Monday, 16 November saw the introduction of a new electronic working pilot scheme, allowing for various insolvency procedures to be commenced and continued by using the electronic filing system. The procedure was introduced as part of the Government’s £700m investment in the courts and tribunal service to implement plans to fully digitise the courts, moving to a new online system from the older paper based system.
After an initial trial run in the Technology and Construction Court, the scheme has been extended to include all Rolls Building Jurisdictions, i.e. the Technology and Construction Court along with the Chancery Division, the Commercial Court, the Mercantile Court and the Admiralty Court.
So what does the new electronic filing system entail? Key characteristics of the new scheme include:
- Parties will be able to issue proceedings and file documents online 24 hours a day, every day of the year, except where there is planned ‘down-time’
- Online payment facilities
- Electronic management of court documents by court staff
- Electronic presentation of court documents to judges and, where appropriate, to the public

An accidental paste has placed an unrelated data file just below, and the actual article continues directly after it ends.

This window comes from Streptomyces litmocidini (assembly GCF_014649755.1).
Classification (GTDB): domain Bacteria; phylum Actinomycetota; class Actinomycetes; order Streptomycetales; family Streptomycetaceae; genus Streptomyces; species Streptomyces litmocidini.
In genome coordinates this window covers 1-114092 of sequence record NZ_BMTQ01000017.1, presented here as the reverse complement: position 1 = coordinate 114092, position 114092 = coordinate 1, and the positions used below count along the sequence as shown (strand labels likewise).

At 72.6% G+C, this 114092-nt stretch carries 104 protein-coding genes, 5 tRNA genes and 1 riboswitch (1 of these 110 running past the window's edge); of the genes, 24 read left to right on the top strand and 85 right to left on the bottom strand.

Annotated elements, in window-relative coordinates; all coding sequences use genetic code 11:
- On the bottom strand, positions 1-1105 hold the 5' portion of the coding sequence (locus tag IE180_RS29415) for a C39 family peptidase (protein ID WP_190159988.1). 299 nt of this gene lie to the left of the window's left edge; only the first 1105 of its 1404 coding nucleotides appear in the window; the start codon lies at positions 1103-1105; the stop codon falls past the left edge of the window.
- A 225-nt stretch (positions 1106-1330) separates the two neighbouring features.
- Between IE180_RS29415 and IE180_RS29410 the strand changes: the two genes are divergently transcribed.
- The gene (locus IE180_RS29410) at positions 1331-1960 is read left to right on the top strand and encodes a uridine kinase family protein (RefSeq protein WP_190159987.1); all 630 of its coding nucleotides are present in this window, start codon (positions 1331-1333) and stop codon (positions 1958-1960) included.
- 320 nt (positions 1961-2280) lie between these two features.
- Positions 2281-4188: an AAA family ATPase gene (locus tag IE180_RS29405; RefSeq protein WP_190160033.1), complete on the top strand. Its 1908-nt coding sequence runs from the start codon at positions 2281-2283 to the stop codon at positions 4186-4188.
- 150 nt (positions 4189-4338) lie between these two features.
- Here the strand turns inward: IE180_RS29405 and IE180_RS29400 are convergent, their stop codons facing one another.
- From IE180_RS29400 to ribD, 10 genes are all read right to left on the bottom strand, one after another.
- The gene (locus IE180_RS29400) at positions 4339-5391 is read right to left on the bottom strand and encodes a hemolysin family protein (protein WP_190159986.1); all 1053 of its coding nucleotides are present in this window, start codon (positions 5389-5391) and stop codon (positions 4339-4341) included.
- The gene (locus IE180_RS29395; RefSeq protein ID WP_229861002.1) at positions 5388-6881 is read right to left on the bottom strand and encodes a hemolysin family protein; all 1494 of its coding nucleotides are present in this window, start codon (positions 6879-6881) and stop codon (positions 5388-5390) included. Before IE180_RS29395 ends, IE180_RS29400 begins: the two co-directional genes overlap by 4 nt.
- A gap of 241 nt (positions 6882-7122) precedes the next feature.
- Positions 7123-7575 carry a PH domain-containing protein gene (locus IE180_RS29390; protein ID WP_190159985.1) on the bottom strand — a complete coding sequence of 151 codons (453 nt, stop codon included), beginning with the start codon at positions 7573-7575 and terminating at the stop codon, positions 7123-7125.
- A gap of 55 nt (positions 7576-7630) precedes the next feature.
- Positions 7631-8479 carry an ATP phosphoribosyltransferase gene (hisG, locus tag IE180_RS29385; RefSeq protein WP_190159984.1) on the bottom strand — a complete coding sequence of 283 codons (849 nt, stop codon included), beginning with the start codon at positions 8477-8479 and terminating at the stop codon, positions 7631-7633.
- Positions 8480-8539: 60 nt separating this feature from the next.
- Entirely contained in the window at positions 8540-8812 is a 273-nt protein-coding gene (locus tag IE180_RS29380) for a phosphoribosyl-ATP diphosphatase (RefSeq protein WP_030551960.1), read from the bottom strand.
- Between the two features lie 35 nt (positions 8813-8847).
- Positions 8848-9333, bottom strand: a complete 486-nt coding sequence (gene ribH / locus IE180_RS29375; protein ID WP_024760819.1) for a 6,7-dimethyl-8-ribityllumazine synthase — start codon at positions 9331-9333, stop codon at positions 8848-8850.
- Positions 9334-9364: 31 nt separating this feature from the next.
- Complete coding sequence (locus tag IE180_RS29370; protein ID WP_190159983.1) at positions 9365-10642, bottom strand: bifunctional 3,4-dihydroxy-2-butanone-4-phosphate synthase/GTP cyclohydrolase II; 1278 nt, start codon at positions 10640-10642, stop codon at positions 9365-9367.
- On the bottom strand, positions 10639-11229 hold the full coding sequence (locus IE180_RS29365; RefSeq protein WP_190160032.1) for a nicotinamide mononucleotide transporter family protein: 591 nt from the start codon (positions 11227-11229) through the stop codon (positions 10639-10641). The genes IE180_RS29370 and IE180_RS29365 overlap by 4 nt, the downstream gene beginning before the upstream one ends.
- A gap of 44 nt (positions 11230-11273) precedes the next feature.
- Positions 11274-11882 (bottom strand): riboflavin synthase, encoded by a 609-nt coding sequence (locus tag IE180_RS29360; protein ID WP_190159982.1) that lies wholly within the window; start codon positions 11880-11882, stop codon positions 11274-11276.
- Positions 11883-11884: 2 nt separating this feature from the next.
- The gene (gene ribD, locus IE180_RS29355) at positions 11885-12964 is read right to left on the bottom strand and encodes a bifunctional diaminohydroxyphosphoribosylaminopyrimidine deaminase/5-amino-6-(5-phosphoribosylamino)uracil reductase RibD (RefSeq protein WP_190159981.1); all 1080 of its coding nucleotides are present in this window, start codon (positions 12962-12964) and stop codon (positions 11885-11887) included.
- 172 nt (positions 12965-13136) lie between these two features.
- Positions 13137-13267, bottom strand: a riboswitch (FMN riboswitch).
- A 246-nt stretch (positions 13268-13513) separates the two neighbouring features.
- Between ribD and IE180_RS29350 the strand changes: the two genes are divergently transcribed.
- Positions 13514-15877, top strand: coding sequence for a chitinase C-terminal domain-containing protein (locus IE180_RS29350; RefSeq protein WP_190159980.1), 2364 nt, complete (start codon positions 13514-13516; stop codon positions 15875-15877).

- Trial bundles must continue to be filed with the court in paper format
- Existing insolvency proceedings that were not started using the electronic scheme can be continued using the new process
- Winding up petitions or bankruptcy petitions cannot be issued using the e-filing scheme.
While there are obvious advantages to the scheme’s introduction, such as modernising and reducing the cost of the filing process, every innovation inevitably has its drawbacks.
Critically, the use of electronic filing is not mandatory, leading to the prediction of the legal advisor to the High Court, Vannina Ettori that uptake of the system may be no more than 30%. The scheme is also expected to take many practitioners and parts of the court system by surprise, given the difference in approach.
Only time will tell whether the new scheme’s introduction will prove to be a success. Yet given the judiciary’s enthusiasm towards making technological advances in litigation, it seems to be only a matter of time before e-filing becomes compulsory.